Upgrading Moodle from 2.1 to 2.5 using command line and automated batch files

This summer I am undertaking a huge Moodle upgrade.  We are actually moving up 4 versions in one go.  But as you are already aware, you can’t simply upgrade from 2.1 to 2.5 in one step.  And the processes involved to get that far are tedious and time consuming.  So I have a solution to make the upgrade as simple and as seamless as possible, and that’s to use command line and a clever batch file.

Batch Files Moodle

Batch files- it takes you back to the 90s, in a good way!

So let’s take a look at what’s involved without using command line upgrades and batch files.
To upgrade Moodle from 2.1 we would have to do the following:

  1. Backup the DB
  2. Delete the contents of the webfolder leaving the config.php
  3. Copy the 2.2 files across
  4. Login to the site and run the upgrade page and sit through the upgrade process
  5. Whilst crossing your fingers and praying the server doesn’t time out.

And then once this is done, you repeat the process for 2.3, then for 2.4, and then for 2.5.  This would take huge amounts of time, and most likely time out and requires you to be sat there watching..waiting..stressing!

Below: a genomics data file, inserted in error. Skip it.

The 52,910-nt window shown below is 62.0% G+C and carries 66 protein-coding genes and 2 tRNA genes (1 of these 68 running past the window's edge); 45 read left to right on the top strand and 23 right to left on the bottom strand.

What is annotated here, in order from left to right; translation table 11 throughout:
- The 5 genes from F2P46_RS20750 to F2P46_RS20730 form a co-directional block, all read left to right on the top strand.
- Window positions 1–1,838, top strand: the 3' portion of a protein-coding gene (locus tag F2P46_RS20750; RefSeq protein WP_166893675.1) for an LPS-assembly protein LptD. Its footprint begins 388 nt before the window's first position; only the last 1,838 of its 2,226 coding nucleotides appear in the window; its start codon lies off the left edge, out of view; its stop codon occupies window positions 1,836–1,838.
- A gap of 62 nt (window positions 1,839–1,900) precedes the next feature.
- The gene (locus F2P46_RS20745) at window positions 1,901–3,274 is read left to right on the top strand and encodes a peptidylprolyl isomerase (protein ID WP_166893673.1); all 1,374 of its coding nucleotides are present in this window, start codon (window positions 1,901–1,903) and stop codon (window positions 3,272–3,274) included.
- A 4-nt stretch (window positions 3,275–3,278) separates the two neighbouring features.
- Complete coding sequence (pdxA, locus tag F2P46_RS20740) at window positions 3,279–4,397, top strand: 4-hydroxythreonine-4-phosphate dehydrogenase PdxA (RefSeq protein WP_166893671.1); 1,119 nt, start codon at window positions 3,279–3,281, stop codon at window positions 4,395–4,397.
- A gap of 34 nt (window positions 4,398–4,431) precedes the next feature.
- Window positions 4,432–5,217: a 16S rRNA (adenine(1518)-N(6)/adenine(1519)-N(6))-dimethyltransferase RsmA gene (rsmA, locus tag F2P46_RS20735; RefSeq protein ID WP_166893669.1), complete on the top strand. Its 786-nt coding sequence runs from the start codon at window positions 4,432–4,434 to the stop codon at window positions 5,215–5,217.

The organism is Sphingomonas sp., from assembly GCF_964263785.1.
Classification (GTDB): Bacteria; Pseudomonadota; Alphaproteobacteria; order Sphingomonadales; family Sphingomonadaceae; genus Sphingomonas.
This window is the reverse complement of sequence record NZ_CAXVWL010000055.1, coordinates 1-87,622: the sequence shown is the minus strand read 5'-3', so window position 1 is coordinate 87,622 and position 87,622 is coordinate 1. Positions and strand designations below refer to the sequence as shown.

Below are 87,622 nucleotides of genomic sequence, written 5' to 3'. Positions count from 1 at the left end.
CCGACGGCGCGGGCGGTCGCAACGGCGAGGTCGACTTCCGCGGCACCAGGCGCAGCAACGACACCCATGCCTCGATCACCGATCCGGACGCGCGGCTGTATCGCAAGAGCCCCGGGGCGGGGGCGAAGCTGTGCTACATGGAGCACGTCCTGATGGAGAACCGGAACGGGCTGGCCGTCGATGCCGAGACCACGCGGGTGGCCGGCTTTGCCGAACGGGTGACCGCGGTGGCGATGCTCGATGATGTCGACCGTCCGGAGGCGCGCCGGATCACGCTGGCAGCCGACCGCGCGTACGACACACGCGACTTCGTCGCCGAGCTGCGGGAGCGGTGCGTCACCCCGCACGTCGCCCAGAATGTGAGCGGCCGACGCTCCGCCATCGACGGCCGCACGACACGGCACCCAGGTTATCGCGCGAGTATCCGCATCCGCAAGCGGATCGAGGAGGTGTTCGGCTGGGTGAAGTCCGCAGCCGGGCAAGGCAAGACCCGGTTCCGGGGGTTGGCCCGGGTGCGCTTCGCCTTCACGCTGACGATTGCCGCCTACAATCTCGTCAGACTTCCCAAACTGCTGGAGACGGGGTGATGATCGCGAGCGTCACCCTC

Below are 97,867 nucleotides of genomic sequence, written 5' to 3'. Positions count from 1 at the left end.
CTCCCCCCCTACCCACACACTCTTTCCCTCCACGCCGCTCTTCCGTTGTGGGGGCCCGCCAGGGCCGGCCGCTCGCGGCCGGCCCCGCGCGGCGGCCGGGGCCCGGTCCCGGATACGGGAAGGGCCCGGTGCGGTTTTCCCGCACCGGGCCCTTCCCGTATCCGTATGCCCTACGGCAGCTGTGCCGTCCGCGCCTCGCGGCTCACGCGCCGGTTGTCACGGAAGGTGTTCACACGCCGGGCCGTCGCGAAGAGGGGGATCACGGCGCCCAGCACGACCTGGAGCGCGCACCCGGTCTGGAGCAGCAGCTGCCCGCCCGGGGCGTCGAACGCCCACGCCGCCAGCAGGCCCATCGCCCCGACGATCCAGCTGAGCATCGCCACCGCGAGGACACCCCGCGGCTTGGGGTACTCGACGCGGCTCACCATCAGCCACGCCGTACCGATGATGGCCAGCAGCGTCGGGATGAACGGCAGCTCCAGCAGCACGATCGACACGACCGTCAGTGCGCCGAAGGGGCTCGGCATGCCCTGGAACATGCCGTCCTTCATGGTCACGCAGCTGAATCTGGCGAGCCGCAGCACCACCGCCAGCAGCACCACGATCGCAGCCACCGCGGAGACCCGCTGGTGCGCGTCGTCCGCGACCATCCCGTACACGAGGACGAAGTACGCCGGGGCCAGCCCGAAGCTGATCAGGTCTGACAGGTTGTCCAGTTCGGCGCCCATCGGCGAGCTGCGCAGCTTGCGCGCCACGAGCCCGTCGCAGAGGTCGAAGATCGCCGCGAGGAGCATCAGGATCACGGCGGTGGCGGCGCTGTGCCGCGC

Command Line
Upgrading Moodle from the command line is always recommended, it won’t time out and is much safer and faster.  But we’d still need to delete files, copy files and keep track of everything.  The solution to this is to create a batch file that triggers all the commands sequentially and completes the steps for us.

The Solution

Windows batch files are so easy to create using a text editor like notepad.  Each command is on its own line and the whole thing is relatively painless.  We begin by dumping the current database to an SQL backup file in case we break things.